Old Pineville Premium Pub open in Lower South End
Pete Politis has decades of experience opening restaurants in Charlotte, and now he’s betting on the area just south of South End.
“It’s changed so much. Now it’s going up, up,” said Politis, 85, at Old Pineville Premium Pub, his family’s newest restaurant. It’s across from the Blue Line light rail just north of East Woodlawn Road, in an area that’s still scruffy, full of low-slung warehouses. But now it’s starting to boom, with a half-dozen breweries, bars, cideries and distilleries, and more in the works.
“We saw the growth from South End coming this way,” said Pete Politis’ grandson, also named Pete Politis.
The area roughly bounded by Clanton Road, Tryon Street, South Boulevard and Woodlawn Road doesn’t have a formal name yet – though some local businesses have taken to calling it “LoSo,” short for Lower South End. Olde Mecklenburg Brewery, Sugar Creek Brewing, Doc Porter’s Distillery, Great Wagon Road Distilling Company and GoodRoad Ciderworks have all moved there in the past few years, turning it into a de facto entertainment district.
Several new developments are in the works now:
▪ Queen Park Social will bring 18,000 square feet of bar and restaurant, outdoor seating, a live music stage, private rooms for events, 10-pin string bowling, life-sized board games and shuffleboard to a 1962 warehouse on Yancey Road. Under construction now, that’s set to open in the next few months.
▪ Pappas Properties’ long-stalled development at Scaleybark Station is starting soon, with 58 townhouses and 16,000 square feet of retail space in the first phase. A second phase is set to break ground later this year.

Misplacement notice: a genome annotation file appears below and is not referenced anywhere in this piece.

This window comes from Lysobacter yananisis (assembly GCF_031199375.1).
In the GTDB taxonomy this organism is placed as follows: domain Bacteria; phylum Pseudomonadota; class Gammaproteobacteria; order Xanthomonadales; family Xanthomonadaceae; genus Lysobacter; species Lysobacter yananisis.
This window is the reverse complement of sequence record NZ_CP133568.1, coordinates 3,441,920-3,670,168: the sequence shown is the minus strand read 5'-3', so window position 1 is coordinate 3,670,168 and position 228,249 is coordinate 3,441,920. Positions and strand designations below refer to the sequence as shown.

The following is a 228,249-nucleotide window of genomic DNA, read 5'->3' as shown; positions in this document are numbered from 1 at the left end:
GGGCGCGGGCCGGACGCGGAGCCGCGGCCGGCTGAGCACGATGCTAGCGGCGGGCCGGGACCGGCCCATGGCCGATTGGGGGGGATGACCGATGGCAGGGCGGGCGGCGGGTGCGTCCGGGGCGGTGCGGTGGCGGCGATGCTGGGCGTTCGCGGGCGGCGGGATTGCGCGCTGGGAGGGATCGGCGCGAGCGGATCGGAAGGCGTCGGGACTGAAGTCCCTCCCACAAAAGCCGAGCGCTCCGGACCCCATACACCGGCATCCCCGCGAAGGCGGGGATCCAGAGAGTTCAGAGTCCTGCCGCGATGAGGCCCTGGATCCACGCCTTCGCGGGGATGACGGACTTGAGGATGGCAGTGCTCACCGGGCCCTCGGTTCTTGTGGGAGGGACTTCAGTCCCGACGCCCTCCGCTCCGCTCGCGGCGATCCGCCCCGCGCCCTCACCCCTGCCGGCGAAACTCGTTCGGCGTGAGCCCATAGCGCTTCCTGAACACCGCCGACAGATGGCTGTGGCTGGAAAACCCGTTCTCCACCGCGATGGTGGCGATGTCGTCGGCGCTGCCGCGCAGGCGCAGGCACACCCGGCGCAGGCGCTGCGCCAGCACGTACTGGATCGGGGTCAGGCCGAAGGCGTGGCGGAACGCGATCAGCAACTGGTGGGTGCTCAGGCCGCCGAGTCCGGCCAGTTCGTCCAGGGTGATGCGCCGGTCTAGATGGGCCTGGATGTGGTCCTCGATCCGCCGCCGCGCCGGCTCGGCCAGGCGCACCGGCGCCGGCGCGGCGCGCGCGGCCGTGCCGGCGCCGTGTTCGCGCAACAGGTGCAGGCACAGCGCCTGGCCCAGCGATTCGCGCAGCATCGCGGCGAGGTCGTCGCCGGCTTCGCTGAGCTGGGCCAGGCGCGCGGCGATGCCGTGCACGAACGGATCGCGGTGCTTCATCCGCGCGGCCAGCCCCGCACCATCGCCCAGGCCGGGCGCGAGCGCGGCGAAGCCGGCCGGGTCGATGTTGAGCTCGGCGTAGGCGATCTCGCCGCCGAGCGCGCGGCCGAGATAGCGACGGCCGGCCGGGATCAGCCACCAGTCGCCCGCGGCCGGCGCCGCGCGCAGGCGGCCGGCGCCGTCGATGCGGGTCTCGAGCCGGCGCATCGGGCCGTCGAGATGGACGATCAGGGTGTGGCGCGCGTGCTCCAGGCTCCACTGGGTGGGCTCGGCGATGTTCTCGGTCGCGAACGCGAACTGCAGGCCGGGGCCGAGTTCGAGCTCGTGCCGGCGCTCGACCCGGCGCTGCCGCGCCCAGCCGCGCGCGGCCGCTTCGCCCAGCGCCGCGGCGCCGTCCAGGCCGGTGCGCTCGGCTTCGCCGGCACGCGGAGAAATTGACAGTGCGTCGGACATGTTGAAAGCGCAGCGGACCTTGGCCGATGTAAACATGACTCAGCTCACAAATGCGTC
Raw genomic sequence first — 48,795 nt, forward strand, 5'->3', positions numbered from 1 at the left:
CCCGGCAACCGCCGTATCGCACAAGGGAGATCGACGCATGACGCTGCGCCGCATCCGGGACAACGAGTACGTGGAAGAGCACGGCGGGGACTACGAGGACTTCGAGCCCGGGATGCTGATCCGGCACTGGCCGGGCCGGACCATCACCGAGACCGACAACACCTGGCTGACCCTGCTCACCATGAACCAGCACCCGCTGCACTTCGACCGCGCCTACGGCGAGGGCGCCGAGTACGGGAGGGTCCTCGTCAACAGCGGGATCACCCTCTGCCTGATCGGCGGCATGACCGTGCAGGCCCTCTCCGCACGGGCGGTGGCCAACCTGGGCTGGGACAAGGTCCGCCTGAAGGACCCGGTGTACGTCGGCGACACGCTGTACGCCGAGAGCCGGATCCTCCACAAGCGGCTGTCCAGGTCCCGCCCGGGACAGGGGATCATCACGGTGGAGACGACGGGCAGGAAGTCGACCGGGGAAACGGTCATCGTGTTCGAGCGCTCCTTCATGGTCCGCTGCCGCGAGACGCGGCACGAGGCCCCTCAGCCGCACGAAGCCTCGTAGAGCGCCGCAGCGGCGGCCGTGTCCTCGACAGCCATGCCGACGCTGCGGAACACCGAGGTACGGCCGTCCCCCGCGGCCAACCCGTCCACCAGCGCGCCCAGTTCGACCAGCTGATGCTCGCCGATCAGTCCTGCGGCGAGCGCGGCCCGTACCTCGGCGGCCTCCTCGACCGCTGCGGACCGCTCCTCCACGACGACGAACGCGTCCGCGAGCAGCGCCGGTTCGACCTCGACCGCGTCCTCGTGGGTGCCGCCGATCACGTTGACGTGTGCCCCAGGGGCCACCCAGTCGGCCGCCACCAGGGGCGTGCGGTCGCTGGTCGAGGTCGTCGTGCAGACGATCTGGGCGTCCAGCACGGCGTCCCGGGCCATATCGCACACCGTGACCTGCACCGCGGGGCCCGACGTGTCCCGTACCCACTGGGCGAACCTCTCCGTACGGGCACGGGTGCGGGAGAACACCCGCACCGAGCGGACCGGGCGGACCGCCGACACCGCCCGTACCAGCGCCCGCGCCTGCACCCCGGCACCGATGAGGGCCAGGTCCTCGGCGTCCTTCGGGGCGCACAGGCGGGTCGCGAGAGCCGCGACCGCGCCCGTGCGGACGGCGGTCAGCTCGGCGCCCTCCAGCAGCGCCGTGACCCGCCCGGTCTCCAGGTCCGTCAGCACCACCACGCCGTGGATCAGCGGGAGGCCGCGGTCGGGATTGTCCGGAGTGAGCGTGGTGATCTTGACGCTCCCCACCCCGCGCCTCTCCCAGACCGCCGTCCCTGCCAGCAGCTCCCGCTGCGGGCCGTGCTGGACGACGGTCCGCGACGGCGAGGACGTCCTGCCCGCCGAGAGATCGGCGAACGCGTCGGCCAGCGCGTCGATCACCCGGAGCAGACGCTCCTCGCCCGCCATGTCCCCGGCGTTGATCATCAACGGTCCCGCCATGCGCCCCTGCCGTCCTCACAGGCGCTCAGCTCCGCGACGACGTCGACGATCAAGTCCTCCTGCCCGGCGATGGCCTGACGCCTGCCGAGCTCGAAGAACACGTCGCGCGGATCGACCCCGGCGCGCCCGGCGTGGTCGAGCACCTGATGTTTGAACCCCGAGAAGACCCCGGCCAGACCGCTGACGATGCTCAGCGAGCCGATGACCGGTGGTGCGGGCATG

▪ And White Point Partners recently won approval to redevelop the Bowers Fibers facility at Yancey and Old Pineville roads into 75,000 square feet of offices, shops and restaurants. That project should start construction in May and open by the end of the year.
But as development chugs south, some local observers are concerned that a wave of big, block-sized apartments could overwhelm the area, duplicating the development patterns that have brought thousands of new residents to South End in the past decade but have also pushed out some local businesses.
And the area – built on an auto-friendly, post-World War II layout – largely lacks sidewalks. That means that even though the Scaleybark and Woodlawn light rail stations are each about 1/2 mile away, it’s tough to get to, or around, without a car. That poses some of the same challenges to pedestrian safety and access that have swirled around booming South Boulevard for years.
We look at places like LoSo and say it’s a long way off, but this city is growing like a gasoline fire.
David Walters, an urban planner and professor emeritus at UNC Charlotte, warned that a surge of huge apartments could homogenize the emerging district. Businesses from a stonework factory to a CrossFit gym to factories making tools, fasteners and light fixtures mingle with the breweries and distilleries.
“Is that area going to remain a mixed-use area where people live and work and play?” said Walters. “When that’s flattened and all you get is apartments, you’re replacing production of wealth with consumption. It becomes a bedroom community – where you live and where you drink.”